Lorna Scott Fox
- The Company of Ghosts by Lydie Salvayre, translated by Christopher Woodall
Dalkey Archive, 184 pp, £7.99, January 2006, ISBN 1 56478 350 2
The grumble from the camp of the so-called Anglo-Saxon model is that people have too easy a time over there in France. Social safety nets, protection of small businesses, quality food, pampered workers, productive yet lovely countryside, cheap dentists: you name it, it’s got to stop. But those to whom these errors look rather attractive will be confused by Lydie Salvayre’s radical idealism, because she thinks that no such social-democratic redoubt exists. For her, France is a neo-fascist midden, run by criminals and patrolled by enforcers wrapped in a cloak of prim respectability handed down from Vichy.
This view – and as far as I can gather from published interviews with Salvayre it’s more than just a literary posture – is mischievously reframed in The Company of Ghosts as a madwoman’s rant. Salvayre’s work applies a cheerful irony to very dark preoccupations: chiefly the connection between political repression and family horrors, and the male sickness of authoritarianism. This is an attempt, in part, to make sense of her own experience: she is the daughter of working-class Spanish refugees, whose ordeals seem to have ravaged her relationship with her father, and affected her mother’s mental health and her own early development. She trained as a psychiatrist, and is now practising with young people in Seine-St-Denis, outside Paris. Her first novel, The Declaration, came out in 1990, when she was in her forties; The Company of Ghosts, her fifth, was first published in 1997.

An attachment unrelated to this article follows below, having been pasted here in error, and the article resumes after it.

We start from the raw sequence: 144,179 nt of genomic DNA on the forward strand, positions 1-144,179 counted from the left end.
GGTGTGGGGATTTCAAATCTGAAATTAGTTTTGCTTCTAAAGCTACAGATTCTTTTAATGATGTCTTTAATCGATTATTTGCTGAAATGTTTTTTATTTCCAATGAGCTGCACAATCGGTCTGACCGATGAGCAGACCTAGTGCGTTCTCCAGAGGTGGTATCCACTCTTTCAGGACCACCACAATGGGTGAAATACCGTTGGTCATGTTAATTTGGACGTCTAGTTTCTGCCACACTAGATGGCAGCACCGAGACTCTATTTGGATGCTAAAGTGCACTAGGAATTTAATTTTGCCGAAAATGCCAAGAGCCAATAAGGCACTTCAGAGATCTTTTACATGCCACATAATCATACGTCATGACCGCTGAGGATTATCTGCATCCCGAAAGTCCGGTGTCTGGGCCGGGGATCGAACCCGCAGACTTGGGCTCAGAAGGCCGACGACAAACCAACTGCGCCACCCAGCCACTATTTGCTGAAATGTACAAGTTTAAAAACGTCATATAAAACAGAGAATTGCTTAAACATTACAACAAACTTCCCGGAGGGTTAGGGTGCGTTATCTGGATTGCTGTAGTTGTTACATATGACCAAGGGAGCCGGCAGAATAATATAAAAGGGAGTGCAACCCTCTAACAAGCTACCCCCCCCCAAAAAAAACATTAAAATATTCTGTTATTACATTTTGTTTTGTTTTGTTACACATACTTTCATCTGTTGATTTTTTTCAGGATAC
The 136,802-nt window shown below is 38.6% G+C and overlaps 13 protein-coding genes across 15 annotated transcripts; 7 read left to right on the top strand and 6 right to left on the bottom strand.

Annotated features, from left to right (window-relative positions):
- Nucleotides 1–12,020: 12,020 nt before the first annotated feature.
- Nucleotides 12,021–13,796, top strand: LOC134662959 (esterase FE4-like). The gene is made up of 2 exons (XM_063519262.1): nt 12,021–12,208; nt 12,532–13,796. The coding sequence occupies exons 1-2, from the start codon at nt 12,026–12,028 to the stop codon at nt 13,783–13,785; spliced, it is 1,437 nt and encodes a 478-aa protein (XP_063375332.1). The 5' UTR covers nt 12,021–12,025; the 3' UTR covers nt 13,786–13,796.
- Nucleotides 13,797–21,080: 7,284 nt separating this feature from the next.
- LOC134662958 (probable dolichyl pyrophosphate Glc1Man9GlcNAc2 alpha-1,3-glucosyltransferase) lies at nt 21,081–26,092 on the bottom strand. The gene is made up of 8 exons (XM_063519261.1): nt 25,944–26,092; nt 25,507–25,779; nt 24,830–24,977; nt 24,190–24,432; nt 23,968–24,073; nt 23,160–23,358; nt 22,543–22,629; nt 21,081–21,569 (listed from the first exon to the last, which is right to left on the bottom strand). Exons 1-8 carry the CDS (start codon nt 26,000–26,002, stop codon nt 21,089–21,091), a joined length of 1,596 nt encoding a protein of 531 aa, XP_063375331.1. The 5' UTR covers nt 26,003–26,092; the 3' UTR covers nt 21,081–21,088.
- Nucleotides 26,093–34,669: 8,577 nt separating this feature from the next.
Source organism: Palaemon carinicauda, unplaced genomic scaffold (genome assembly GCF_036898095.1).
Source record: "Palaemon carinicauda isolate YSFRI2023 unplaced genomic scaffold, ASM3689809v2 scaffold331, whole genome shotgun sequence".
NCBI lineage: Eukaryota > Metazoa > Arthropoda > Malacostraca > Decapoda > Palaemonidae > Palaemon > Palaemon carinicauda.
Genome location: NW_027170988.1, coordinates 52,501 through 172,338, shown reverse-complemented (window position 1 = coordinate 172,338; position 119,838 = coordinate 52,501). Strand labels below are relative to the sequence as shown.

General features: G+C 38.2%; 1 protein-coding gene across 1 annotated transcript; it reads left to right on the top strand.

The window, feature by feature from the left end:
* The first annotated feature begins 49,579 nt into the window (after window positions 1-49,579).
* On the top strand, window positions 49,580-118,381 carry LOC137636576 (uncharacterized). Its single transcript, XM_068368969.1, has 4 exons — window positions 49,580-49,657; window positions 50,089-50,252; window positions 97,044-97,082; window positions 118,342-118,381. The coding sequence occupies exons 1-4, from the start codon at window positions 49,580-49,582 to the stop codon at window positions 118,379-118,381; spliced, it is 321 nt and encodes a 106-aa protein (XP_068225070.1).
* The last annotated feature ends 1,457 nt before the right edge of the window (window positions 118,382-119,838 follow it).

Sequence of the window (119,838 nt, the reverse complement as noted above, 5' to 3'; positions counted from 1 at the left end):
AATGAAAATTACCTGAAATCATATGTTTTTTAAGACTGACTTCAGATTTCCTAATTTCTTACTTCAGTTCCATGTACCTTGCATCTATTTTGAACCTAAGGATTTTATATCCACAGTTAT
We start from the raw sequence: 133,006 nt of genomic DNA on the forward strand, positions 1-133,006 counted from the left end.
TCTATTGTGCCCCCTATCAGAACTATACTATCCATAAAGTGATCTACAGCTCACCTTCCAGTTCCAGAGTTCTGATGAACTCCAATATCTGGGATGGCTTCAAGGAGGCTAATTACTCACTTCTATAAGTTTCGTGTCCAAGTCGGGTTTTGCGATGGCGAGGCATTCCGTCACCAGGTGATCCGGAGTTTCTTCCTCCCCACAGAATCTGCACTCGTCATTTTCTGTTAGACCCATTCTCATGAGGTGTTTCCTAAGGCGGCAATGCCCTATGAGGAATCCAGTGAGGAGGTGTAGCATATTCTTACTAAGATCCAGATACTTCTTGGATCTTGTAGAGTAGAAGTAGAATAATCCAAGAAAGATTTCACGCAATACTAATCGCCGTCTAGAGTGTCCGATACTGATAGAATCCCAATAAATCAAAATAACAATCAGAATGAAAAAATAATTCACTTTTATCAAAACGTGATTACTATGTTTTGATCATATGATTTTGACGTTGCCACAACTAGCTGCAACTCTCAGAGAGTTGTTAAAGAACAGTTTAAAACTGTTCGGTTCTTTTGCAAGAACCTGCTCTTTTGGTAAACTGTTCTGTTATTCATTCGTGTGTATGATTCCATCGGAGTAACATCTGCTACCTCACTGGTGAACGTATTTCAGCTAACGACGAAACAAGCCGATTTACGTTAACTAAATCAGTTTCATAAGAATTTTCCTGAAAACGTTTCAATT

Salvayre’s works take the form of tragicomic monologues. Not streams of consciousness: the characters are presented as talking aloud, and if they don’t sound exactly naturalistic it’s because they happen to have a classical literary background that inflects their turn of phrase. In The Power of Flies her speaker is a museum guide on trial for murder who pours himself out to a judge, a nurse and a psychiatrist; for professional reasons he has read all of Pascal and nothing else. In The Lecture a provincial academic is talking at the town hall on the lost French art of conversation, undercutting his own pompous references and plain incapacity for dialogue with helpless digressions on the recent death of his wife. In La Méthode Mila, the most recent novel, the speaker is a Cartesian scholar who discovers the limits of that method and the virtues of the irrational and the unknowable when he is forced to care for his demented mother.
Demented mothers dominate The Company of Ghosts. It’s often not clear which delirious member of the maternal line is holding the floor in overlapping reams of speech within reported speech. The novel’s occasion is a bailiff’s visit to the squalid flat inhabited by 19-year-old Louisiane and her mother Rose: he has come to inventory their belongings before seizure and eviction. The girl’s efforts to charm him away from his purpose while keeping her mother under control fail abysmally, but her continually scuppered, continually renewed attempts to deny the reality of her situation, and salvage a shred of dignity, provide much of the uncomfortable fun. The old woman in her smelly nightdress opens the proceedings by accusing the bailiff (or ‘process-server’, as the translation lumberingly has it) of being a member of Joseph Darnand’s collaborationist militia. Louisiane, ‘putting on the afflicted face that circumstances clearly required’, tries to apologise in a tone that she thinks is urbane:
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